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AP / Elaine Thompson

Store-brand supplements at several major retailers did not contain the herbs they advertised or failed to list the ingredients they did contain, the New York attorney general said.

The state attorney general’s office called for Walmart, Walgreens, GNC, and Target to immediately stop selling a number of generic supplements, a move that followed DNA testing of a number of popular herbal remedies.

Overall, just 21% of the tested store-brand herbal supplements actually contained the plant material they advertised, the attorney general’s office said. The remaining 79% either didn’t contain the herb or included other materials that weren’t on the ingredients list.

“Mislabeling, contamination, and false advertising are illegal,” New York Attorney General Eric Schneiderman said in a statement. “They also pose unacceptable risks to New York families — especially those with allergies to hidden ingredients.”

GNC

*Authorities tested ginkgo biloba, St. John’s wort, ginseng, garlic, echinacea, and saw palmetto from the store’s Herbal Plus brand.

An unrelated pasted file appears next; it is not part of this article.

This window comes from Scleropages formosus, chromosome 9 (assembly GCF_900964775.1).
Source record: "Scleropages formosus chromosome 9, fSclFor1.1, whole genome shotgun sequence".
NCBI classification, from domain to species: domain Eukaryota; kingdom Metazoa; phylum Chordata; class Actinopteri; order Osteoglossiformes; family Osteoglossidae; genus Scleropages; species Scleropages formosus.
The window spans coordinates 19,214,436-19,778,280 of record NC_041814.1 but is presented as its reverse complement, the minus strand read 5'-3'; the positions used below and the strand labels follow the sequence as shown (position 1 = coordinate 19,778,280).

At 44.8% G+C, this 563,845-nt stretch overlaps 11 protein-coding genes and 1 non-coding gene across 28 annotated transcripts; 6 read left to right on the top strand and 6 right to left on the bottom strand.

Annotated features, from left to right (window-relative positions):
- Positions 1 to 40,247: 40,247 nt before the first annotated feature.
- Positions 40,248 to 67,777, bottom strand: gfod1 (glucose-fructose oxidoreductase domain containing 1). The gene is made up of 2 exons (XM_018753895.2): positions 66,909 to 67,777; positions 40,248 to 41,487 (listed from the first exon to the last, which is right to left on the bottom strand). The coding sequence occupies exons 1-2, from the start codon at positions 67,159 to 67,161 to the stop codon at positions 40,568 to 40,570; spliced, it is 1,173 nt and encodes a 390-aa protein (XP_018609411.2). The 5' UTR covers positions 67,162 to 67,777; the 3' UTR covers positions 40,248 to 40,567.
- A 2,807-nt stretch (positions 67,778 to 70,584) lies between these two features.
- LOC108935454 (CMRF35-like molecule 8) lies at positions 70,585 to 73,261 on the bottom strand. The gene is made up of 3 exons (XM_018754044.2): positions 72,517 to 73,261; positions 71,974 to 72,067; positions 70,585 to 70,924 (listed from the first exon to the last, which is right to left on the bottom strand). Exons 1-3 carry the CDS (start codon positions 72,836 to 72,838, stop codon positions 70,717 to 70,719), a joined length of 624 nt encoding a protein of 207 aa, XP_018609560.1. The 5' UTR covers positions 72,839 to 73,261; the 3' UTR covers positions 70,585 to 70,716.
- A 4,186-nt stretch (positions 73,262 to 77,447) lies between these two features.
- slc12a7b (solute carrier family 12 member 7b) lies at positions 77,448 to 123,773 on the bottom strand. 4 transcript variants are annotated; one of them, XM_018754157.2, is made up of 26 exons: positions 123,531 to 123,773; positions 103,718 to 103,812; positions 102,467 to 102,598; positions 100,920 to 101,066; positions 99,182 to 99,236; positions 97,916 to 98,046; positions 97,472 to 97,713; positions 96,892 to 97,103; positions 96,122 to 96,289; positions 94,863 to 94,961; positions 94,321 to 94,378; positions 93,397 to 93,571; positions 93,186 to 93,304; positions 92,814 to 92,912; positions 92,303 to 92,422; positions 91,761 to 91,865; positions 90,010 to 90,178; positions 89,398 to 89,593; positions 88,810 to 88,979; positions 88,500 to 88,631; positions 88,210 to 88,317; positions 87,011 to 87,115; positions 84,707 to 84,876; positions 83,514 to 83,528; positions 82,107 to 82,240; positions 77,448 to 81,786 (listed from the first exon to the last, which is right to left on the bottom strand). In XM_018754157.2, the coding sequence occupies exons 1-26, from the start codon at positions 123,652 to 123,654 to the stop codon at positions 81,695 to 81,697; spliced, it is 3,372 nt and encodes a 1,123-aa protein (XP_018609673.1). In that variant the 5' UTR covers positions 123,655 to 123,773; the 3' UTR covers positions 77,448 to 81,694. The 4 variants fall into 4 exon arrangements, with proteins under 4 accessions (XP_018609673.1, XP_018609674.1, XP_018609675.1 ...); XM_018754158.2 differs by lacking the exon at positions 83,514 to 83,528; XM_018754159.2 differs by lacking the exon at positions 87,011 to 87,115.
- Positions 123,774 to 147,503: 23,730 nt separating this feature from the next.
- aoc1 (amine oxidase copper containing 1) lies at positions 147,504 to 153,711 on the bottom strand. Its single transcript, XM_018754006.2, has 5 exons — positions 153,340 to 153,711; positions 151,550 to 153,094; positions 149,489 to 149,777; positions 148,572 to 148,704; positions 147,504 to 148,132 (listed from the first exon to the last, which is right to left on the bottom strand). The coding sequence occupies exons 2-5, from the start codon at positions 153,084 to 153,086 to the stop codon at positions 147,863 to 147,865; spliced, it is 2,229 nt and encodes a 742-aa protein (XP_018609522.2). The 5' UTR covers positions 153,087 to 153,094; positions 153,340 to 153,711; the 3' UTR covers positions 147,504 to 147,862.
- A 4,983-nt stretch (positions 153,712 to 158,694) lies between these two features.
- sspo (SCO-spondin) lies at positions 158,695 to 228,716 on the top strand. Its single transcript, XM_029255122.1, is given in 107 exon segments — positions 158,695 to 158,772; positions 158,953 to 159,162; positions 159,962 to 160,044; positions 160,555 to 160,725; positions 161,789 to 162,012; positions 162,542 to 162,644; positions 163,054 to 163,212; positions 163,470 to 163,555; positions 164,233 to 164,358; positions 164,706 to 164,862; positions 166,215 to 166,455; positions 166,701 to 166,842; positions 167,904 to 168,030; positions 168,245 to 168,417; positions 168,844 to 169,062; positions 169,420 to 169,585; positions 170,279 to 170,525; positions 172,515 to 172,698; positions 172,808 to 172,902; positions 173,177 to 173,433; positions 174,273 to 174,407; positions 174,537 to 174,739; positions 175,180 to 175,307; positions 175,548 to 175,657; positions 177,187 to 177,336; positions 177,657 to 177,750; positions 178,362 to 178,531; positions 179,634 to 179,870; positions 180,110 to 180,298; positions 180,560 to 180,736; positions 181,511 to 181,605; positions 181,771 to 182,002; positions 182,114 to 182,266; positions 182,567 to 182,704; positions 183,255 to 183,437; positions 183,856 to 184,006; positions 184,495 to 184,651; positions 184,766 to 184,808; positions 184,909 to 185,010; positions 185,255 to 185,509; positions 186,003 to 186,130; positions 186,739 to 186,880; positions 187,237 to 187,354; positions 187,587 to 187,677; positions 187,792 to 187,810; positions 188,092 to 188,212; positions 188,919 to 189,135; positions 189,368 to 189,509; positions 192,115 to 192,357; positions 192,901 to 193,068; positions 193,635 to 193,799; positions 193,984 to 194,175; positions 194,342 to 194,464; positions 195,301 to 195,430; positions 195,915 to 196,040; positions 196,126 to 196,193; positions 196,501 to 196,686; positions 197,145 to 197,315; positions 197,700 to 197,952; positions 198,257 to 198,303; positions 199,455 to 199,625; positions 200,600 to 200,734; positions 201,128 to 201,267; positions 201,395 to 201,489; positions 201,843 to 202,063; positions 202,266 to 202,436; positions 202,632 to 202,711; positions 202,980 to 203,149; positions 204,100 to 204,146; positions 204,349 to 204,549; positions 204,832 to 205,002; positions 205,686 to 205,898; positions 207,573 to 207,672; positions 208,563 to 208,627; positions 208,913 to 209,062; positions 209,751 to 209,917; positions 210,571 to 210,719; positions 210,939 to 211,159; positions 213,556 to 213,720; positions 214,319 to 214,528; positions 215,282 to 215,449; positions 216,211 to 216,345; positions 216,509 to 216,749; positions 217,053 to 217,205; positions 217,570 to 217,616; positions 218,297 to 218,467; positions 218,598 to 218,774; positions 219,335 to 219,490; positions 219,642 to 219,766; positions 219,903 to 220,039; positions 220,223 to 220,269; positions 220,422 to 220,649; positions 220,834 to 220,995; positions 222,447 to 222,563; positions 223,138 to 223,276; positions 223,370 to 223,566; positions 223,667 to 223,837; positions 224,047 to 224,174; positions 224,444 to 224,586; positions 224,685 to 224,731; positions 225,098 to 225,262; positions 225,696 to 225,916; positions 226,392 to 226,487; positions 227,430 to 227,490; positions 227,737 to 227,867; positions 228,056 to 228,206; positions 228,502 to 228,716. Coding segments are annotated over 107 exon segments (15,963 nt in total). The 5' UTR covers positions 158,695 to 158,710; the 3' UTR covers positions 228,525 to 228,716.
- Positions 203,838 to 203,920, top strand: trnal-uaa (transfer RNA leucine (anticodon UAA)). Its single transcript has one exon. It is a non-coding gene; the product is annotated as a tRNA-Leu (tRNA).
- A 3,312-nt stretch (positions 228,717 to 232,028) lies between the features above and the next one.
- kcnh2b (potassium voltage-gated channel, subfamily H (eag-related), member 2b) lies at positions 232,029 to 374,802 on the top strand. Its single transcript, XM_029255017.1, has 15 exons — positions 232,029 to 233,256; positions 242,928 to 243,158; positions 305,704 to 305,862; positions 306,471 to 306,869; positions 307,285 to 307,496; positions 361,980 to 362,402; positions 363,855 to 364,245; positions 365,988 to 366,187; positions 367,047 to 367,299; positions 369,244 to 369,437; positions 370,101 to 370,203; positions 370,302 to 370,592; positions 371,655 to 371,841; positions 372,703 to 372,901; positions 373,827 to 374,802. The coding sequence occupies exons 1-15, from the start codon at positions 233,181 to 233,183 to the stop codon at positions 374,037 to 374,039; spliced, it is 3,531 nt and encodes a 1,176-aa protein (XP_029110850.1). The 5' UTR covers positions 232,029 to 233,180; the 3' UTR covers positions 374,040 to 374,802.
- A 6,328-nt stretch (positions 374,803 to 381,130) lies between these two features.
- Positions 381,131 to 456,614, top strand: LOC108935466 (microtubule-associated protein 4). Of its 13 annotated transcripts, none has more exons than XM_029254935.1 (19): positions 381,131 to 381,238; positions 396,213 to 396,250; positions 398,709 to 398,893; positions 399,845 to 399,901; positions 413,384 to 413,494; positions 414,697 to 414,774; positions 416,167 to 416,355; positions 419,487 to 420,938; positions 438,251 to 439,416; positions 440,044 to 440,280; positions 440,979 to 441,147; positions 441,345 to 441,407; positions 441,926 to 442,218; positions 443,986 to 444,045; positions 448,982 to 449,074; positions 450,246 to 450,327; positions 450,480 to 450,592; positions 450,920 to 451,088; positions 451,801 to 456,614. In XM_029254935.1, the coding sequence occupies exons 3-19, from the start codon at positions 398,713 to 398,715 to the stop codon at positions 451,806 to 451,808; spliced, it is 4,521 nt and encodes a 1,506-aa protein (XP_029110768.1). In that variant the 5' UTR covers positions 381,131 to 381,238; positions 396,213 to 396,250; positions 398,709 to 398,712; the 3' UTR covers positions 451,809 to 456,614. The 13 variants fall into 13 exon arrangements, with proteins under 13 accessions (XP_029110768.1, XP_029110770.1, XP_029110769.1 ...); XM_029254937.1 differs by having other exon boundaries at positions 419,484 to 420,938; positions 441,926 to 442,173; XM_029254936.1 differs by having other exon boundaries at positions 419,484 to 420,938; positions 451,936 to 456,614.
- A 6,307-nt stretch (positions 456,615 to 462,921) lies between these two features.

*Only garlic showed up consistently in the DNA test. Saw palmetto showed up in one of four bottles. The other supplements could not be found.
*In 22% of the tests, DNA matched ingredients listed on the label. In the rest, contaminants included asparagus, rice, primrose, alfalfa, spruce, ranuncula, allium, legume, saw palmetto, and echinacea.

Walmart

*Authorities tested ginkgo biloba, St. John’s wort, ginseng, garlic, echinacea, and saw palmetto from the Spring Valley brand.
*None of the supplements consistently showed the DNA of the ingredient they were supposed to contain.
*DNA tests matched the ingredient label only 4% of the time. Contaminants included allium, pine, wheat/grass, rice mustard, citrus and cassava.

Walgreens

*Authorities tested ginkgo biloba, St. John’s wort, ginseng, garlic, echinacea, and saw palmetto in the Finest Nutrition brand.
*Only saw palmetto consistently showed its labeled contents.
*DNA matched the labels’ ingredients 18% of the time, and contaminants included allium, rice, wheat, palm, and daisy.

Target

*Authorities tested ginkgo biloba, St. John’s wort, valerian root, garlic, echinacea, and saw palmetto from the store’s Up & Up brand.
*Ginkgo biloba, St. John’s wort, and valerian root did not show up consistently in the samples.
*DNA matched the labels’ ingredients 41% of the time, and contaminants included allium, French bean, asparagus, pea, wild carrot, and saw palmetto.

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